by Reynald Castaneda in London and Nancy Jaser in New York.
Despite Abivax’s ABX464 having an attractive triple mechanism for Covid-19, there is uncertainty if the drug’s efficacy promise would pan out in its Phase IIb/III trial. Gaps in fully understanding the drug’s mechanism for SARS-CoV-2, ulcerative colitis data lacking clear extrapolation potential and some trial design elements weigh against ABX464, though the trial is focusing on patients typically underrepresented in investigations.
ABX464 as a microRNA upregulator to inhibit SARS-CoV-2 entry into the human cell and reduce inflammation may be too broad, risking unintended knock-on effects. The drug boosting interleukin-22 (IL-22) may be beneficial in limiting long-term lung injury via tissue repair, the third part of its triple-action mechanism. However, patients having high levels of interferon, a biomarker not monitored in the trial, may increase risk of IL-22’s potential inflammatory effect.
While ulcerative colitis (UC) physicians noted ABX464’s efficacy data in moderate-to-severe UC are in-line with available therapies, extrapolating such data to Covid-19 is dubious. Oral ABX464, under investigation in both indications as a once-daily 50mg drug, may require different dosing for Covid-19 but the 28-day treatment period is better than other experimental treatments. Similarly, the Phase IIb/III MiR-AGE trial’s (NCT04393038) concentration on patients over 65 years old and those with comorbidities is welcome as they are at more risk of severe disease with their weaker immune systems.
The placebo-controlled study may, however, suffer due to the lack of standardized guidelines for standard of care (SOC) therapies and clinical practice. The trial allows SOC use in both arms and is primarily investigating how many patients are prevented from progressing to requiring oxygen support. Also, the trial includes hospitalised and nonhospitalised patients, but there is no standard approach in treating and monitoring the latter group, which would make it challenging to run a uniform trial.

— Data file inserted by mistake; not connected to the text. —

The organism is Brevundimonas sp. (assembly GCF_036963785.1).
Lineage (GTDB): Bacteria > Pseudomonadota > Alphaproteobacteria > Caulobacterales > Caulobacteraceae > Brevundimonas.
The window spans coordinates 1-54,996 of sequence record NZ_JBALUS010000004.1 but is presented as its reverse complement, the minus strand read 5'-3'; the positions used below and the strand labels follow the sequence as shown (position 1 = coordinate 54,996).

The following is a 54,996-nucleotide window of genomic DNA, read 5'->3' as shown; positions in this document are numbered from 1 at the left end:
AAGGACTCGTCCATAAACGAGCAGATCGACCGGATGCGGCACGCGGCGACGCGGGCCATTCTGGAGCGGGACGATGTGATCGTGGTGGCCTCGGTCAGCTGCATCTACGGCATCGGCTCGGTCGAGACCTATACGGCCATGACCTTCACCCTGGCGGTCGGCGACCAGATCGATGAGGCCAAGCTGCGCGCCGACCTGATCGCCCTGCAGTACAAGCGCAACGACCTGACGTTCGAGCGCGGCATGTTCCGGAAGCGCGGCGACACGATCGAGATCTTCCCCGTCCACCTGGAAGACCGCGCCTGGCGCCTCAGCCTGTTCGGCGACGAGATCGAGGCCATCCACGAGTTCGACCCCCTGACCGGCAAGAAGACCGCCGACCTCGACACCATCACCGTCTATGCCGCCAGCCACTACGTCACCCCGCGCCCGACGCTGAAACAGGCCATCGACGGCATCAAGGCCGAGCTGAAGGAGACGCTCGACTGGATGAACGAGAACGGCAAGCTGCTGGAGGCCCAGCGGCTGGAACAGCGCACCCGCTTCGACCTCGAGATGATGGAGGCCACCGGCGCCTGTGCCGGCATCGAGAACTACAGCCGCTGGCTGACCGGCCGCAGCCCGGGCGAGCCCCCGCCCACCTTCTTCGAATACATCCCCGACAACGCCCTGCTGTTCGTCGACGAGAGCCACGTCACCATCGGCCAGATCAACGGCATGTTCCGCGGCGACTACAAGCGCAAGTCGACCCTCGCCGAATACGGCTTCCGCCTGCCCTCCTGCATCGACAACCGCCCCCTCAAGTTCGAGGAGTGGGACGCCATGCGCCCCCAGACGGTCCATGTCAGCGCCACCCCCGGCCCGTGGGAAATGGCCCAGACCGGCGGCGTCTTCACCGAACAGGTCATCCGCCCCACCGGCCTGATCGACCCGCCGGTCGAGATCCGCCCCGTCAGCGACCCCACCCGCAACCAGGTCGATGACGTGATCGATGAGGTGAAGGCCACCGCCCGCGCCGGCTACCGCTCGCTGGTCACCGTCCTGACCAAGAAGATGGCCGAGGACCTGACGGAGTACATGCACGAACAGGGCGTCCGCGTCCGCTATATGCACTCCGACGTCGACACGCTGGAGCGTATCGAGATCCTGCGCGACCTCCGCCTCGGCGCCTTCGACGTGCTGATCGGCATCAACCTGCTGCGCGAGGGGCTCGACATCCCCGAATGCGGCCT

On 2 July, Abivax announced topline results are expected YE and that the first patient had been treated. Abivax, which has a $ 307.3m market cap, did not respond by press time.
Efficacy may be limited by too broad a mechanism
A drug like ABX464 that has a three-pronged approach to treat Covid-19 by inhibiting viral replication, assuaging hyperinflammation and promoting tissue repair is attractive, said a critical care physician treating Covid-19 patients. However, he noted uncertainty about whether a single drug will able to do all three things effectively. ABX464’s anti-viral mechanism works through the upregulation of the microRNA miR-124, with the drug also upping IL-22 levels, which helps lung tissue repair and triggers an anti-inflammatory effect.
In vitro data in reconstituted human respiratory epithelium models showed ABX464 inhibited replication of SARS-CoV-2, a 14 May media release states. Yet, the value of such preclinical models hinges on the materials used, said a microbiologist physician treating Covid-19 patients. For example, studies that use freshly collected human airway epithelial cells may be more informative, he said.
There is some rationale for ABX464’s anti-viral mechanism, since upregulating miR-124 inhibits dynamin-2, said Stephen Barr, PhD, associate professor of molecular virology, Western University, Ontario, Canada. SARS-CoV-2 replication requires dynamin-2, a GTPase necessary for viral entry, according to the aforementioned media release. Any drug that targets a human cellular protein required by the virus to survive could have merit, noted Barr.
But inhibiting dynamin-2 could be counterproductive, as it has other important roles, Barr added. Dynamin-2 helps regulate cellular organelle structure and function as well as cellular cytoskeletal integrity.
Another caveat with upregulating microRNAs such as miR-124 is that it can target many genes, which heightens the risk of off-target impact, noted John Alcorn, PhD, associate professor, Division of Pulmonary Medicine, UPMC Children’s Hospital of Pittsburgh, Pennsylvania.
According to the May media release, ABX464 promotes tissue repair and decreases pulmonary fibrosis. And based on preclinical data in UC, the drug leads to an increased expression of IL-22, a January 2019 presentation shows. IL-22 can limit acute inflammation via its epithelial protective effects, Alcorn explained. Preserving barrier function in the lung limits tissue injury, accumulation of inflammatory cells in the lung airspace, swelling and alveolar haemorrhage, he added.
While company statements have described ABX464 as limiting long-term injury via tissue repair, the aim of the Phase IIb/III on ClinicalTrials.gov is described as treating inflammation and preventing acute respiratory failure. At enrolment, patients have to have a pulse oximetry arterial saturation ≥92% on room air, and the primary endpoint assesses the rate of patients on intermittent mandatory ventilation (IMV) or noninvasive ventilation (NIV)—excluding nasal/mask oxygen supplementation—and who are alive.